Grading Scale

In schools in the United States children are continually assessed throughout the school year by their teachers, and report cards are issued to parents at varying intervals. Generally the scores for individual assignments and tests are recorded for each student in a grade book, along with the maximum number of points for each assignment. At any time, the total number of points for a student when divided by the total number of possible points produces a percent grade, which can be translated to a letter grade. Letter grades are often but not always used on report cards at the end of a marking period, although the current grade may be available at other times (particularly when an electronic grade book connected to an online service is in use). Although grading scales usually differ from school to school, the most common grade scale is letter grades—"A" through "F"—derived from a scale of 0–100 or a percentile. In some areas, Texas or Virginia for example, the "D" grade (or that between 70–60) is considered a failing grade. In other jurisdictions, such as Hawaii, a "D" grade is considered passing in certain classes, and failing in others.

Standardized testing
Under the No Child Left Behind Act, all American states must test students in public schools statewide to ensure that they are achieving the desired level of minimum education, such as on the Regents Examinations in New York, or the Florida Comprehensive Assessment Test (FCAT), and the Massachusetts Comprehensive Assessment System (MCAS); students being educated at home or in private schools are not included. The act also requires that students and schools show "adequate yearly progress." This means they must show some improvement each year. When a student fails to make adequate yearly progress, No Child Left Behind mandates that remediation through summer school and/or tutoring be made available to a student in need of extra help.

During high school, students (usually in 11th grade) may take one or more standardized tests depending on their postsecondary education preferences and their local graduation requirements. In theory, these tests evaluate the overall level of knowledge and learning aptitude of the students. The SAT and ACT are the most common standardized tests that students take when applying to college. A student may take the SAT, ACT, or both depending upon the post-secondary institutions the student plans to apply to for admission. Most competitive schools also require two or three SAT Subject Tests, (formerly known as SAT IIs), which are shorter exams that focus strictly on a particular subject matter. However, all these tests serve little to no purpose for students who do not move on to post-secondary education, so they can usually be skipped without affecting one's ability to graduate.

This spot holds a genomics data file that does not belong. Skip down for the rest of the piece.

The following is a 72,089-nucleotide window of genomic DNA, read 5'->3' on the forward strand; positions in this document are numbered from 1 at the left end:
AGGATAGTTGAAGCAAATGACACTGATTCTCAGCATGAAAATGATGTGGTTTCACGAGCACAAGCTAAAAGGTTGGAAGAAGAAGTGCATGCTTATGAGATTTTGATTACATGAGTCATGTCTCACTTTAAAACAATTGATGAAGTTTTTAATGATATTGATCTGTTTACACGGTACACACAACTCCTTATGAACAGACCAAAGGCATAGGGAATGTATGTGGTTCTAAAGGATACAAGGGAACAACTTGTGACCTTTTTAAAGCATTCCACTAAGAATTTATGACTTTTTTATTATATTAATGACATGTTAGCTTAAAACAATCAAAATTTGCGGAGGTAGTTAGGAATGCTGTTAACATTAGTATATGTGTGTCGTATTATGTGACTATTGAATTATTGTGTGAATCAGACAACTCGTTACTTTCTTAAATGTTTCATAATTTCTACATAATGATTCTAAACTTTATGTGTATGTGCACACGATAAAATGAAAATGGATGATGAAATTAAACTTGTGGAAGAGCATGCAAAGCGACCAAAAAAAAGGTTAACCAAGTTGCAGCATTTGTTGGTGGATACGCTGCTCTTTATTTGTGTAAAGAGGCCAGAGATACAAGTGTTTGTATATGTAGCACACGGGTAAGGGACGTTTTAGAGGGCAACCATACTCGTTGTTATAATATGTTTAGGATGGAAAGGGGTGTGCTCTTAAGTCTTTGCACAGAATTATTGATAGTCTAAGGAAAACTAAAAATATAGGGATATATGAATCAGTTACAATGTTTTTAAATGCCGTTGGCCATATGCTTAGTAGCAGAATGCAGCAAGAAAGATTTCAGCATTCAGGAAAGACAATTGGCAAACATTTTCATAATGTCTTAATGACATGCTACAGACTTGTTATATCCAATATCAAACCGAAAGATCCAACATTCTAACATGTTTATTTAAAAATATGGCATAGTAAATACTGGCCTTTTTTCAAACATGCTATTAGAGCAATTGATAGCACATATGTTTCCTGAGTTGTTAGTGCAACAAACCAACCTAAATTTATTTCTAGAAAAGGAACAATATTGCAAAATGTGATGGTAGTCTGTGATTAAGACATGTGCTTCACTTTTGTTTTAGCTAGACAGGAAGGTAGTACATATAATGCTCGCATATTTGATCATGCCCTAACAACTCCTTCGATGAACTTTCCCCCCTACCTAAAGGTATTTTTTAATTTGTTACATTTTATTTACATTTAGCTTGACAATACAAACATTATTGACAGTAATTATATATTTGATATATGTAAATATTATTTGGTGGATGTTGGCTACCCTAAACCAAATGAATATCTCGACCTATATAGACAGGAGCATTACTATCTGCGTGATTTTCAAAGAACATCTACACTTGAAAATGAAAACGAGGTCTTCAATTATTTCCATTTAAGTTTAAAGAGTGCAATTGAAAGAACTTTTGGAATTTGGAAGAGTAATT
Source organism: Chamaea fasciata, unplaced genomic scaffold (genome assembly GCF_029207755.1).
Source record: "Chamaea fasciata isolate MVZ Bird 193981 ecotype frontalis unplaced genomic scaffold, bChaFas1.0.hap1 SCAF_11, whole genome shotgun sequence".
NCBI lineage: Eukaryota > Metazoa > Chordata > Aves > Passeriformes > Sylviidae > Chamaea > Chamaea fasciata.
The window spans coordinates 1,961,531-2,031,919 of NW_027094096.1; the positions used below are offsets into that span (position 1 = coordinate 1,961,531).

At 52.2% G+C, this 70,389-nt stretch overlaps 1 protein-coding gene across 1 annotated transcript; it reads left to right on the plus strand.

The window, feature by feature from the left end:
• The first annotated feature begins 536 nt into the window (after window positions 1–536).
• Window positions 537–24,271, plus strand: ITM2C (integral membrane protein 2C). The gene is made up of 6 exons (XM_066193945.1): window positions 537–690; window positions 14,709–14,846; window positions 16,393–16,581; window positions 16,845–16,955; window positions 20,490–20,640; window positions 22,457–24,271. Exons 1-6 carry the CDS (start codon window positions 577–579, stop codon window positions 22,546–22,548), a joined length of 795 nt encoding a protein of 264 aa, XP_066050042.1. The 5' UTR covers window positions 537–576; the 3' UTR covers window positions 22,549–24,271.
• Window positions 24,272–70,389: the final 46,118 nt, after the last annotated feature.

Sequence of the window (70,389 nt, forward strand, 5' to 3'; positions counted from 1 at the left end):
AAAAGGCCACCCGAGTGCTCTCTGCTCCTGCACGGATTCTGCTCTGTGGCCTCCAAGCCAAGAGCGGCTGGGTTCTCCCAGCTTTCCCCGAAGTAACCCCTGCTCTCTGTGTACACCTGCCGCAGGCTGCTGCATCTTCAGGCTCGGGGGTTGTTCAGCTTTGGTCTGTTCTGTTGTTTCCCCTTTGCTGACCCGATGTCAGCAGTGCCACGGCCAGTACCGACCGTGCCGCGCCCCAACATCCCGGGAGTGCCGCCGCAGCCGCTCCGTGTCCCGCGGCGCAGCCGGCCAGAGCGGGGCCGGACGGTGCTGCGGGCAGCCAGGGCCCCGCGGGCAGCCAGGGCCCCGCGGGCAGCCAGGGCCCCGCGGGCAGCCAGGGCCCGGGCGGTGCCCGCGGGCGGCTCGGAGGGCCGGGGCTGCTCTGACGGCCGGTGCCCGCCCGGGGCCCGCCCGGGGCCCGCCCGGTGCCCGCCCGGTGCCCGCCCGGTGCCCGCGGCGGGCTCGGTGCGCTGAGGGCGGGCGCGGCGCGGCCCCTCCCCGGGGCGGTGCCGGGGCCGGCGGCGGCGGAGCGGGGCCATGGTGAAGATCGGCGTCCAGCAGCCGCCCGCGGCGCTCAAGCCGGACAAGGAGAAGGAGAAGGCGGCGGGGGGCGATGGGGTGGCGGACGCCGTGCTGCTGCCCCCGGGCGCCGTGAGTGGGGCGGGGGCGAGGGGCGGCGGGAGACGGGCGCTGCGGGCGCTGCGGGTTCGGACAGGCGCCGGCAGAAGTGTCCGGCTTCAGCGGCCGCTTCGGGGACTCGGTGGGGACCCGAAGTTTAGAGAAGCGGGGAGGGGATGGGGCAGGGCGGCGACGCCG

Extracurricular activities
A major characteristic of American schools is the high priority given to sports, clubs and activities by the community, the parents, the schools and the students themselves. Extracurricular activities are educational activities not falling within the scope of the regular curriculum but under the supervision of the school. These activities can extend to large amounts of time outside the normal school day; home-schooled students, however, are not normally allowed to participate. Student participation in sports programs, drill teams, bands, and spirit groups can amount to hours of practices and performances. Most states have organizations that develop rules for competition between groups. These organizations are usually forced to implement time limits on hours practiced as a prerequisite for participation. Many schools also have non-varsity sports teams, however these are usually afforded less resources and attention.

Sports programs and their related games, especially football and/or basketball, are major events for American students and for larger schools can be a major source of funds for school districts. Schools may sell "spirit" shirts to wear to games; school stadiums and gymnasiums are often filled to capacity, even for non-sporting competitions.

High school athletic competitions often generate intense interest in the community. Inner city schools serving poor students are heavily scouted by college and even professional coaches, with national attention given to which colleges outstanding high school students choose to attend. State high school championship tournaments football and basketball attract high levels of public interest.

In addition to sports, numerous non-athletic extracurricular activities are available in American schools, both public and private. Activities include Quizbowl, musical groups, marching bands, student government, school newspapers, science fairs, debate teams, and clubs focused on an academic area (such as the Spanish Club) or cultural interests (such as Key Club).

Education of students with special needs
Commonly known as special classes, are taught by teachers with training in adapting curricula to meet the needs of students with special needs.

According to the National Association of School Nurses, 5% of students in 2009 have a seizure disorder, another 5% have ADHD and 10% have mental or emotional problems.

Educating children with disabilities
The federal law, Individuals with Disabilities Education Act (IDEA) requires states to ensure that all government-run schools provide services to meet the individual needs of students with special needs, as defined by the law.All students with special needs are entitled to a free and appropriate public education (FAPE).